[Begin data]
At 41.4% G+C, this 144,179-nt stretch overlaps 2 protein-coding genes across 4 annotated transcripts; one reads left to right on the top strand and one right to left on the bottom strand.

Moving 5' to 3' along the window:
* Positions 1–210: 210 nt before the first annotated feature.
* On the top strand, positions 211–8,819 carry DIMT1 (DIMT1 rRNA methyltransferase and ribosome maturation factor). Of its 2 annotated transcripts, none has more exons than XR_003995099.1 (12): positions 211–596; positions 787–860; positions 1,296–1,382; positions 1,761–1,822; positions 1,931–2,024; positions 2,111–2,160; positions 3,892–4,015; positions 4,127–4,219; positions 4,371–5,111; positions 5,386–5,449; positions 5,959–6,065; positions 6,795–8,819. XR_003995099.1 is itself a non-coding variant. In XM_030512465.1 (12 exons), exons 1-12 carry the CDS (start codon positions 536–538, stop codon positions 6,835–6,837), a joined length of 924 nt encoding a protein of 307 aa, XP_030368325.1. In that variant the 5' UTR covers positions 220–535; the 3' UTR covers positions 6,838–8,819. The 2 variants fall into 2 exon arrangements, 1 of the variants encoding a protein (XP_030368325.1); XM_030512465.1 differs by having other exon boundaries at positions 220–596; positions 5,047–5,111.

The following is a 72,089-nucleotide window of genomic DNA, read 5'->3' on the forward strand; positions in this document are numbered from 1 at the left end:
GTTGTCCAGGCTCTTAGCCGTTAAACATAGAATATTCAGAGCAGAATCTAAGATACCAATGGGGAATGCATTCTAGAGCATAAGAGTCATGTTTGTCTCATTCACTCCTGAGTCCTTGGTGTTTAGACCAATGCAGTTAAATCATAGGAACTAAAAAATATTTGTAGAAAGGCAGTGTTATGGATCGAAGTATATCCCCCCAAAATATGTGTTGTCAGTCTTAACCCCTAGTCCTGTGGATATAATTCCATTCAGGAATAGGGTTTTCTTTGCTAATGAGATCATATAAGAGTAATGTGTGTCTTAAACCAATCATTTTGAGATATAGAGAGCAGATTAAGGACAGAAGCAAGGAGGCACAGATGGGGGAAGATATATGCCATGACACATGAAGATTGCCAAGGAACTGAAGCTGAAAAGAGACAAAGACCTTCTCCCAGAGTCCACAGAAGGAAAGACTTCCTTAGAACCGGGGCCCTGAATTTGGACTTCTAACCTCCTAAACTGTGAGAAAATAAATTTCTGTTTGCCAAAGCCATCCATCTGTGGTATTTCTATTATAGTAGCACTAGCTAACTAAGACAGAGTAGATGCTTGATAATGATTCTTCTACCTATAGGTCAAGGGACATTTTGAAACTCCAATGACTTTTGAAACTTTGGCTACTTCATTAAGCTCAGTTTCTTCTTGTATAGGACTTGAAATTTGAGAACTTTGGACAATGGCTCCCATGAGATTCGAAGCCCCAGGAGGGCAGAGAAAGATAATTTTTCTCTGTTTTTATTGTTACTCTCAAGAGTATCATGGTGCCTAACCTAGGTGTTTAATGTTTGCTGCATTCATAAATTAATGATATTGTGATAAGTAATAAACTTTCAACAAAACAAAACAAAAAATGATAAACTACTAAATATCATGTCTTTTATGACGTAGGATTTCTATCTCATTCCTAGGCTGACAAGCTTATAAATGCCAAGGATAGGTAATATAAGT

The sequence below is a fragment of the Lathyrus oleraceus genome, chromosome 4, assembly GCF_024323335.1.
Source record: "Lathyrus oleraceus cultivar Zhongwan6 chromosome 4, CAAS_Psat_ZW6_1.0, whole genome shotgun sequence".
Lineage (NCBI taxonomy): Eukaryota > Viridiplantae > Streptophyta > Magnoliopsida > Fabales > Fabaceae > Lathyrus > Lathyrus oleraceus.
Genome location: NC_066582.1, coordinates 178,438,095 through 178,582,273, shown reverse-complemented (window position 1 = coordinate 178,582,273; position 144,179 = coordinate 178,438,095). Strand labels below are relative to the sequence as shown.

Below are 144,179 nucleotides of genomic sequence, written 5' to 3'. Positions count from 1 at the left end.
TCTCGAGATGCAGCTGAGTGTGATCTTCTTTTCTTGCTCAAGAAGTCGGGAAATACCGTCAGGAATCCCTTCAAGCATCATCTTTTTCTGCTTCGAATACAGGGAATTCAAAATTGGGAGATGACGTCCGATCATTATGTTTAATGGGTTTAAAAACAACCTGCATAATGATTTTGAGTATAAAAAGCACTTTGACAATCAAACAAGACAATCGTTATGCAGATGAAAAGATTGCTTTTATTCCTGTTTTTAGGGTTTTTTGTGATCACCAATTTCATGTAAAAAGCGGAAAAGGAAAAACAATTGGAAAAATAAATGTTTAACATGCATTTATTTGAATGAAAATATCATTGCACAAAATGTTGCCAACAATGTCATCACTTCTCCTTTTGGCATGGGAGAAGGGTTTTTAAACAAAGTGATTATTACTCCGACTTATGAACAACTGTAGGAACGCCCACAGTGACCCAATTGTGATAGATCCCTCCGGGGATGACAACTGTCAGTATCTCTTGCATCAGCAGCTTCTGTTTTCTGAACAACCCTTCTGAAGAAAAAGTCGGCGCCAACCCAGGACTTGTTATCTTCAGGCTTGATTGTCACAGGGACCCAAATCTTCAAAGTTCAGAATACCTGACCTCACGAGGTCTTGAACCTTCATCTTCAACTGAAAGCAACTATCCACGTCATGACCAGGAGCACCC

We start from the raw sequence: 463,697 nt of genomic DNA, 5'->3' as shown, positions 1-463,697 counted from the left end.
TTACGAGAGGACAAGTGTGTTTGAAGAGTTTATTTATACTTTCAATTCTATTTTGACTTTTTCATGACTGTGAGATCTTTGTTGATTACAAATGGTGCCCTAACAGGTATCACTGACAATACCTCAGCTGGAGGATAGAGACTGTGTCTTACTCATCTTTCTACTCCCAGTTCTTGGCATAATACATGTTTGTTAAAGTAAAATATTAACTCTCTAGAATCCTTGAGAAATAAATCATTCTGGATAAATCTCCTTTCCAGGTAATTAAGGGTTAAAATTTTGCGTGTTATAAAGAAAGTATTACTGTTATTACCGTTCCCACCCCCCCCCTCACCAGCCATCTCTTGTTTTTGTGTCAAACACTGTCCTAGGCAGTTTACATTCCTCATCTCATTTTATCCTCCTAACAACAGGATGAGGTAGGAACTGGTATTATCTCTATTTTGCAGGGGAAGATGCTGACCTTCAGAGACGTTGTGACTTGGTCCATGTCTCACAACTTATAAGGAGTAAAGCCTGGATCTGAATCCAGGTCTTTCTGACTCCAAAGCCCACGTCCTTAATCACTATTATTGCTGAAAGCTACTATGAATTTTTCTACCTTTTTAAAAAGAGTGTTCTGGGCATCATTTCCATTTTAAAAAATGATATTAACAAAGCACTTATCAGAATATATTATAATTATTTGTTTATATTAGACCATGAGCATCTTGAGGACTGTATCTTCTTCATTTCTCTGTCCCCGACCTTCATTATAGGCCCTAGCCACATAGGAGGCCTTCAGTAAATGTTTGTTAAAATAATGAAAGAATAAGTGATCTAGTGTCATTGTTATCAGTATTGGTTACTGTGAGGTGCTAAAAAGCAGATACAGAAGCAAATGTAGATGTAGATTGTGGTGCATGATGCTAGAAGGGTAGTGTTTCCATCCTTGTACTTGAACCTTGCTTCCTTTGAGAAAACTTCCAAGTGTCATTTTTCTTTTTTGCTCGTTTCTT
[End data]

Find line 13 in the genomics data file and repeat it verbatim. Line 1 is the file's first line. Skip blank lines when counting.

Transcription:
We start from the raw sequence: 463,697 nt of genomic DNA, 5'->3' as shown, positions 1-463,697 counted from the left end.